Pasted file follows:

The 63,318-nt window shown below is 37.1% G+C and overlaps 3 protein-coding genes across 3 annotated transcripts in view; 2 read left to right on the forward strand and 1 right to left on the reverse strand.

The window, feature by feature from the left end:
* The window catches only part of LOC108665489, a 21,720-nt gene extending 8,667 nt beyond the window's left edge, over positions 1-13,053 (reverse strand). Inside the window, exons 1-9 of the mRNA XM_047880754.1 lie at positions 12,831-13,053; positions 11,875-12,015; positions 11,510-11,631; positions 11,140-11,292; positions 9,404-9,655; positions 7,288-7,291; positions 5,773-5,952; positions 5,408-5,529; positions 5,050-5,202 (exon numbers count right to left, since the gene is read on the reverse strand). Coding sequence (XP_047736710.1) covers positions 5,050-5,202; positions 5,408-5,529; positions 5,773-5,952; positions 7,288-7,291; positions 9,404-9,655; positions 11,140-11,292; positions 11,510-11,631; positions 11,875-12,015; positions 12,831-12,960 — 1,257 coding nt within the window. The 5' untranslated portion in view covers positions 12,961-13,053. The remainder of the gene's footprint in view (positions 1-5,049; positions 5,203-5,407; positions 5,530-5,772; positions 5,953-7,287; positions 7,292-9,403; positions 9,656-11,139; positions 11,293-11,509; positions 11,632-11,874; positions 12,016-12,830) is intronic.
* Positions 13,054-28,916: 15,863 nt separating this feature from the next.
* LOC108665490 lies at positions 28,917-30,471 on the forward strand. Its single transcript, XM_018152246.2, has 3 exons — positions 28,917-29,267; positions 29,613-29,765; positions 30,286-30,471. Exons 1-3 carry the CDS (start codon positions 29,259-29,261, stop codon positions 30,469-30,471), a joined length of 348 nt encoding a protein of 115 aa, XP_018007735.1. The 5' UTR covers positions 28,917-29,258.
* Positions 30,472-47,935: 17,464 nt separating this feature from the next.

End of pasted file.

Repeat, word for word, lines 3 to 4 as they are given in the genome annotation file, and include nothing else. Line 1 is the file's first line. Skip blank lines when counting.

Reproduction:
* The window catches only part of LOC108665489, a 21,720-nt gene extending 8,667 nt beyond the window's left edge, over positions 1-13,053 (reverse strand). Inside the window, exons 1-9 of the mRNA XM_047880754.1 lie at positions 12,831-13,053; positions 11,875-12,015; positions 11,510-11,631; positions 11,140-11,292; positions 9,404-9,655; positions 7,288-7,291; positions 5,773-5,952; positions 5,408-5,529; positions 5,050-5,202 (exon numbers count right to left, since the gene is read on the reverse strand). Coding sequence (XP_047736710.1) covers positions 5,050-5,202; positions 5,408-5,529; positions 5,773-5,952; positions 7,288-7,291; positions 9,404-9,655; positions 11,140-11,292; positions 11,510-11,631; positions 11,875-12,015; positions 12,831-12,960 — 1,257 coding nt within the window. The 5' untranslated portion in view covers positions 12,961-13,053. The remainder of the gene's footprint in view (positions 1-5,049; positions 5,203-5,407; positions 5,530-5,772; positions 5,953-7,287; positions 7,292-9,403; positions 9,656-11,139; positions 11,293-11,509; positions 11,632-11,874; positions 12,016-12,830) is intronic.
* Positions 13,054-28,916: 15,863 nt separating this feature from the next.